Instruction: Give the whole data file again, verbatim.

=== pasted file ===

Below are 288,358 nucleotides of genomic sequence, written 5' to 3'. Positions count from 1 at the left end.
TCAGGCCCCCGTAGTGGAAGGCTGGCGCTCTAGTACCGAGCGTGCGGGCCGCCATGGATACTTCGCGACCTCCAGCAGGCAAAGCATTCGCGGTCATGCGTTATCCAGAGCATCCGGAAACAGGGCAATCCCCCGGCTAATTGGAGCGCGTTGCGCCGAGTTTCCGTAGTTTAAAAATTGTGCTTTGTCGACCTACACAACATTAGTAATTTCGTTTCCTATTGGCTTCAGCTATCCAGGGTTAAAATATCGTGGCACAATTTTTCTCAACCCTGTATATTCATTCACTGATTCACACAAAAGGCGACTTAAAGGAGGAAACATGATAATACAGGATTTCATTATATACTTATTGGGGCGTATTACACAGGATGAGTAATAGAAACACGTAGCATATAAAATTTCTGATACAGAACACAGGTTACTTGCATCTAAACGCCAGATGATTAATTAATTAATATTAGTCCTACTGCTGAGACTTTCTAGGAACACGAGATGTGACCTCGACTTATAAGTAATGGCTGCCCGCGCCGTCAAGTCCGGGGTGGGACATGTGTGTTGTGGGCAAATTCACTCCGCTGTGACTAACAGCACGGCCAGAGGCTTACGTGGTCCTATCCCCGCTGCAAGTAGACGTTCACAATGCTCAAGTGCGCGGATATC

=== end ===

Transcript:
Below are 288,358 nucleotides of genomic sequence, written 5' to 3'. Positions count from 1 at the left end.
TCAGGCCCCCGTAGTGGAAGGCTGGCGCTCTAGTACCGAGCGTGCGGGCCGCCATGGATACTTCGCGACCTCCAGCAGGCAAAGCATTCGCGGTCATGCGTTATCCAGAGCATCCGGAAACAGGGCAATCCCCCGGCTAATTGGAGCGCGTTGCGCCGAGTTTCCGTAGTTTAAAAATTGTGCTTTGTCGACCTACACAACATTAGTAATTTCGTTTCCTATTGGCTTCAGCTATCCAGGGTTAAAATATCGTGGCACAATTTTTCTCAACCCTGTATATTCATTCACTGATTCACACAAAAGGCGACTTAAAGGAGGAAACATGATAATACAGGATTTCATTATATACTTATTGGGGCGTATTACACAGGATGAGTAATAGAAACACGTAGCATATAAAATTTCTGATACAGAACACAGGTTACTTGCATCTAAACGCCAGATGATTAATTAATTAATATTAGTCCTACTGCTGAGACTTTCTAGGAACACGAGATGTGACCTCGACTTATAAGTAATGGCTGCCCGCGCCGTCAAGTCCGGGGTGGGACATGTGTGTTGTGGGCAAATTCACTCCGCTGTGACTAACAGCACGGCCAGAGGCTTACGTGGTCCTATCCCCGCTGCAAGTAGACGTTCACAATGCTCAAGTGCGCGGATATC